Peripheral: A device role that advertises and accepts connections from centrals.

The central device can send connection requests to more than one peripheral simultaneously, and it assumes the role of the host in this connection. Peripherals can also accept connection requests from other centrals by restarting the advertising process after a connection has been established.

Since the central acts as the host, it is responsible for typical host-role duties such as connection management and much of the data processing. This means peripherals generally use less power than a central.

IoT devices that are resource constrained and require low-power are usually the peripheral device in a Bluetooth LE connection, while the central device is something like a mobile phone, which has more power.


Since the most common use-case for our devices is as a peripheral, that is the connection topology we will examine in the exercises in this course.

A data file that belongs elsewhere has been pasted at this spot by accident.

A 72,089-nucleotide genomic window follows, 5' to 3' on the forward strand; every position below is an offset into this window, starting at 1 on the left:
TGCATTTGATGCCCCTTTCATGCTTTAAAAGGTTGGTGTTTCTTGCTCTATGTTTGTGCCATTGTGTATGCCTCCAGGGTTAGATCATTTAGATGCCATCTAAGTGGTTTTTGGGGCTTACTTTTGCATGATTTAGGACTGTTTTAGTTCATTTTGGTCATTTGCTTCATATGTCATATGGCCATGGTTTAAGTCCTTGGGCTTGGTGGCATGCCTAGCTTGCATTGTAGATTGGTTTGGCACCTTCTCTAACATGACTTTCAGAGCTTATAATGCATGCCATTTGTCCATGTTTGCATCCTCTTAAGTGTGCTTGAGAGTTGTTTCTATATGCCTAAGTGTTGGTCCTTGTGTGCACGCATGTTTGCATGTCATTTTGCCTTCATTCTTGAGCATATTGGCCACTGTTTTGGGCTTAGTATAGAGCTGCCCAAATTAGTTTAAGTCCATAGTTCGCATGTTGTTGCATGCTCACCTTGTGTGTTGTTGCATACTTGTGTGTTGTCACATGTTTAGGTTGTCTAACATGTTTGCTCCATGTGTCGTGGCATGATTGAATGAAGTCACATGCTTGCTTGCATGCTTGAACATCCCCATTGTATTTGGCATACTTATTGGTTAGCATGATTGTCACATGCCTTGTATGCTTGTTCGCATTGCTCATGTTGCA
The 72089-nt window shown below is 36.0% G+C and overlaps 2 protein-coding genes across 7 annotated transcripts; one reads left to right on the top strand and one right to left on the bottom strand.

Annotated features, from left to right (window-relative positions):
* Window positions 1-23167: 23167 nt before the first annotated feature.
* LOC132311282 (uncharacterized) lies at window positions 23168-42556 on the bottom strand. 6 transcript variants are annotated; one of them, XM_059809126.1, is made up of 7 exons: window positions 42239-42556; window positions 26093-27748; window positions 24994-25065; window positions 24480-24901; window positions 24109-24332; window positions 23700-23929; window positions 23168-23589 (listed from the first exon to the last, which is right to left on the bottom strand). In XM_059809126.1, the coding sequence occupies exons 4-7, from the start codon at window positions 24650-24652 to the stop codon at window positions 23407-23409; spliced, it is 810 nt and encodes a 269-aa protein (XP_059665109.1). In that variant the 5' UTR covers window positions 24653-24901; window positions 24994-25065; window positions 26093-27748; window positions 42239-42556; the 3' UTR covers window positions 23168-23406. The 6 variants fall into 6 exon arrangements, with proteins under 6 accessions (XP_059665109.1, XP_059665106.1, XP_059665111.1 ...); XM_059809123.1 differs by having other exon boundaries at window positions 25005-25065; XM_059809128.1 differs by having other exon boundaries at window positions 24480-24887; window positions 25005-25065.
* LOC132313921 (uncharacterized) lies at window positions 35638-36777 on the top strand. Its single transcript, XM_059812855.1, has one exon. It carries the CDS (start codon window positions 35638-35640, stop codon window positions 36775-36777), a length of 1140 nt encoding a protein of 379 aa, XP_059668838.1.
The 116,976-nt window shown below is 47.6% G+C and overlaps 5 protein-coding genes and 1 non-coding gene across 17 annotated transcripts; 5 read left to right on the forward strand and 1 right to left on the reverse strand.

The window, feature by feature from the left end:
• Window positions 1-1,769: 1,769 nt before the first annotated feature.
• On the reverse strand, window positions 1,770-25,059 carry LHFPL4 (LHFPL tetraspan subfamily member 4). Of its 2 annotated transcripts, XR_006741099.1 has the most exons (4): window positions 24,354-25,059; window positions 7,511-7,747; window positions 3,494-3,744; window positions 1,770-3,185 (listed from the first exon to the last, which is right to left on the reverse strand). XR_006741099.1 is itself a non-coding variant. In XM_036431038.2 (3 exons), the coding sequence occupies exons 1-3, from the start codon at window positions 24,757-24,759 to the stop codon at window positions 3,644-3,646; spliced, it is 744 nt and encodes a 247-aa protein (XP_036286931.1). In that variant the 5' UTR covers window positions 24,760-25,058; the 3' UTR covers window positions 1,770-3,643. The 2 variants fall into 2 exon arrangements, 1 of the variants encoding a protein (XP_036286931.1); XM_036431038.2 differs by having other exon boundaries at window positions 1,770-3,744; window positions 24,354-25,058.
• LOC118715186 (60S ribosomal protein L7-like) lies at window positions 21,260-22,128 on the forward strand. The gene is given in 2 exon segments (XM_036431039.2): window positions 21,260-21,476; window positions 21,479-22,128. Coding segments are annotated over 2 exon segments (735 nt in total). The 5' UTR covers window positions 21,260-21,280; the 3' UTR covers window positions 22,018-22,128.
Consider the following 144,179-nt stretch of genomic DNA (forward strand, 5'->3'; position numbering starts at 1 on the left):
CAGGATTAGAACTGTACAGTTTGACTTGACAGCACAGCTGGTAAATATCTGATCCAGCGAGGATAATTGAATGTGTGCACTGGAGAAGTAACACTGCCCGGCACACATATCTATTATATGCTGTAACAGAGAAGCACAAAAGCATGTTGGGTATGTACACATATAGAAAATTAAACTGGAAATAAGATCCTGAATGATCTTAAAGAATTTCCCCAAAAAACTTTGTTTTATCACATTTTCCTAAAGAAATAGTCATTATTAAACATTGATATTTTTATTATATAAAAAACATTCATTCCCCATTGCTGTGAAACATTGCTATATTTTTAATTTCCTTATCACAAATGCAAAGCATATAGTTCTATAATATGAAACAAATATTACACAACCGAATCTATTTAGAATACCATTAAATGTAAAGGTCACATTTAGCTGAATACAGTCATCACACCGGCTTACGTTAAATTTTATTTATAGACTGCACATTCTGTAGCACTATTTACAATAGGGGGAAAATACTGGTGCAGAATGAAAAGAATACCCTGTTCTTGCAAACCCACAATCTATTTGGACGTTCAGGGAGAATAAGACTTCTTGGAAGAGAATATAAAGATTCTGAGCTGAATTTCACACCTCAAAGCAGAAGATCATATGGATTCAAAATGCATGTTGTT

Broadcaster and observer

Sometimes devices only wish to broadcast information without being in a connection with another device. In this case, a special kind of peripheral, called a broadcaster, can send out advertisement packets, but without receiving any packets or allowing connection requests. The information that is broadcasted is included in the advertisement packets. A very good example of broadcasters are beacon devices. They only transmit information, without the need to connect to a specific device. On the other end, a special kind of central device called an observer, listens for the advertising packets, but without sending a connection request to initiate a connection.


Broadcaster: A special kind of peripheral that broadcasts advertisement packets without accepting any connection requests.